Verys is a professional services provider, which means we deliver defined projects for our clients. Each project has its special attributes – no two are the same. Some projects are very well defined upfront, while others lack that level of definition and require clarification during the project.
A Subject Matter Expert, often in the role of Product Owner, Technical Architect, or Project Manager, is sometimes made available as part of our software development team. Such a person can be relied upon to either know the answer to a question or to know precisely who to ask for the answer. SMEs have tremendous value in bridging the “information divide” between the business and the developers.
For whatever reason, the client may be unable to provide such a “go-to” person. When this happens, the technical lead on the project must assume the role of “SME in training.” Such a project will require a lot of clarification of requirements since the requirements (as represented in the Statement of Work) were also generated without an SME.
Our experience on a recent project has led me to discover leadership growth opportunities on several occasions, and I have been forced to adopt new strategies to achieve success. Employing these strategies has led me to embrace the concept of “Extreme Ownership,” which I have subsequently learned is the title of a book on leadership by Jocko Willink and Leif Babbin (Extreme Ownership: How U.S. Navy SEALs Lead and Win (New Edition) Hardcover – November 21, 2017).
As I see it, there are a lot of parallels between an infantry squad in battle without air or sea support and a software development team with a missing or inadequate subject matter expert. The squad must take it upon themselves to own all the problems and challenges that stand in the way of their success. On the battlefield, the squad may be wiped out by bad leadership. On a software project, everyone will survive, but as we all know, failure of software projects has led to many job losses, in addition to catastrophic consequences for the client business and the professional services company.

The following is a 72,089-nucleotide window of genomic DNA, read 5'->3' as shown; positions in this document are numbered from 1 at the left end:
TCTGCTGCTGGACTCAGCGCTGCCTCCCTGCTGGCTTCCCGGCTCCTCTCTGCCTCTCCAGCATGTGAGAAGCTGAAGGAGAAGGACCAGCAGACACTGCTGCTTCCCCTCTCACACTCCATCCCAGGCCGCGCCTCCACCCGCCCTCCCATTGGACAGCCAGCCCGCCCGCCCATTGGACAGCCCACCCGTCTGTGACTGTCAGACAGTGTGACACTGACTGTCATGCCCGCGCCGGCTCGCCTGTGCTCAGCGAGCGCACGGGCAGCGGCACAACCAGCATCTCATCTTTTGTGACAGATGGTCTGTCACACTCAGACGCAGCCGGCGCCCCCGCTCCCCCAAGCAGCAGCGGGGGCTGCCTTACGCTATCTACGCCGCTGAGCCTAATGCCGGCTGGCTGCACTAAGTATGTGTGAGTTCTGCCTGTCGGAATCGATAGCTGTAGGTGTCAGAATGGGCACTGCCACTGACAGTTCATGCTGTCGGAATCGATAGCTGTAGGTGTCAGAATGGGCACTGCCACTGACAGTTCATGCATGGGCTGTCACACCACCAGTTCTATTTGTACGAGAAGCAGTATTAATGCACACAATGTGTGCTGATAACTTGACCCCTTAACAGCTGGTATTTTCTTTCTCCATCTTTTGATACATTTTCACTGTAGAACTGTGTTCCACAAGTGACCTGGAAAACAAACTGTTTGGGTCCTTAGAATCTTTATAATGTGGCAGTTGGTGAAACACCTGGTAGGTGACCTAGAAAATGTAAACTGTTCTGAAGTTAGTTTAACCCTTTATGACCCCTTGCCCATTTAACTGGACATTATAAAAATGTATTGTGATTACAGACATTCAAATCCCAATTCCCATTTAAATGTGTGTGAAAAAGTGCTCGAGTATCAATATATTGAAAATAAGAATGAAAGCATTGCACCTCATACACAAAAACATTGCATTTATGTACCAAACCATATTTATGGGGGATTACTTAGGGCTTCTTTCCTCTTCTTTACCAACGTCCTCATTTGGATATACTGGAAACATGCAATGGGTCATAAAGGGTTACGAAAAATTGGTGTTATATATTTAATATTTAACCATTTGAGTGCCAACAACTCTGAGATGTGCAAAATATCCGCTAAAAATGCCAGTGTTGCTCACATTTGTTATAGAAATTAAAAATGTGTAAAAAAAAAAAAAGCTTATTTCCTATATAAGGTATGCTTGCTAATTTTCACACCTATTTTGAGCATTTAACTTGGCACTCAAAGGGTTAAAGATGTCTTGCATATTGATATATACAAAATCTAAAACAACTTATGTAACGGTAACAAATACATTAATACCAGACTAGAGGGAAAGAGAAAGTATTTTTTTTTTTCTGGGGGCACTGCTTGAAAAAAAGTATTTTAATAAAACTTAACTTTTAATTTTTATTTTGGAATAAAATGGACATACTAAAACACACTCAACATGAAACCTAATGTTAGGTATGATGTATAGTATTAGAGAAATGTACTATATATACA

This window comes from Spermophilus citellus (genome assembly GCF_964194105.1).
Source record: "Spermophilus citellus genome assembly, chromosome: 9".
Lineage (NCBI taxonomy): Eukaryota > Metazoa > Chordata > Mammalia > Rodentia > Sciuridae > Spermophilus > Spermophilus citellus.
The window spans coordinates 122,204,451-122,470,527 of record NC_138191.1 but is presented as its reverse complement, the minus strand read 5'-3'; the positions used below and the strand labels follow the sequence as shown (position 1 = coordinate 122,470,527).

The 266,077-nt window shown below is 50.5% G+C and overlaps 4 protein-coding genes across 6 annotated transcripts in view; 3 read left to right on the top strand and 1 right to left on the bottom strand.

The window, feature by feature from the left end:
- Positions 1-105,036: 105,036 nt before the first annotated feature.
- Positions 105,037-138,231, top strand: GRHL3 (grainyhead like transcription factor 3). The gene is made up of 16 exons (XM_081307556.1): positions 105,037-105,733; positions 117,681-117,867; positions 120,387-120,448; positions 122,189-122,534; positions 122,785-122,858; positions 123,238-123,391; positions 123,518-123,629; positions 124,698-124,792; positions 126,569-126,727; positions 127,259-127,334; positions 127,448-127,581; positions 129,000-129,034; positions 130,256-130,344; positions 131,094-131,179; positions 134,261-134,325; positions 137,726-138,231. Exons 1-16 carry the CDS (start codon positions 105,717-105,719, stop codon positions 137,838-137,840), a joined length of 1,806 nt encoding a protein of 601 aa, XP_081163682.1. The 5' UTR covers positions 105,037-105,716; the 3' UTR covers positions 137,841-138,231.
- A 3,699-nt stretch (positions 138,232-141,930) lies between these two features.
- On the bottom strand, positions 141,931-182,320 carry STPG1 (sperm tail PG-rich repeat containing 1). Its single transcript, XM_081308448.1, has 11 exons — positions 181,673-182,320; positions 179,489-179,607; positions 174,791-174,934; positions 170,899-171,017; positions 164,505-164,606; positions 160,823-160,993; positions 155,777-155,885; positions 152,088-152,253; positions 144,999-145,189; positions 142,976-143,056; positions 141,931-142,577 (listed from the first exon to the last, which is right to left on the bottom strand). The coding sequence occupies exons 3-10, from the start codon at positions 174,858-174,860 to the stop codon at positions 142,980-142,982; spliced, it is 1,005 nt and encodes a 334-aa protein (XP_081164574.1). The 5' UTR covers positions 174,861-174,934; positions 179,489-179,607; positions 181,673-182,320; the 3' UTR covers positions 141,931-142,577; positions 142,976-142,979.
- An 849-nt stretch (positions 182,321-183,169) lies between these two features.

Extreme Ownership requires the Team Leader to shoulder the responsibility for every failure of leadership – to own those failures. By choosing to own each failure, the Team Leader eliminates the tendency to assign blame and the tendency to rehearse the many shortcomings of other actors. Those tendencies are poisonous to the effectiveness and cohesion of the team and must be avoided at all costs.
Extreme Ownership means the Team Leader takes steps to ensure every team member “steps up” when conditions warrant. Each developer will encounter deficiencies that need to be addressed. For them to be addressed, they must be owned.
Extreme Ownership means that the Team Leader takes time to think deeply about strategy, allocation of resources, and how each team member will contribute to the progress of the work every single day. “What does it take for my team to succeed today?” is a great question to ask every morning. “What has kept my team from performing at their best today?” is a great question to ask every night. But those questions are far from sufficient.
Extreme Ownership means paying attention to the preparedness, attitude, and effectiveness of each team member. What does this team member need? Thinking about that person’s needs on the battlefield may be about little things like boots and socks. On a project team, it may be about a better breakdown of assigned tasks that better correlates with that team member’s skills, experience, and growth trajectory. Yes, a Team Leader should be thinking about each team member’s growth trajectory.
In conclusion, if you want to improve your performance in all the areas of your life, investigate the book “Extreme Ownership,” or listen to Jocko Willink’s TED talk. Find ways to adopt Extreme Ownership in your job, your marriage and family, and any social situation where success matters to you.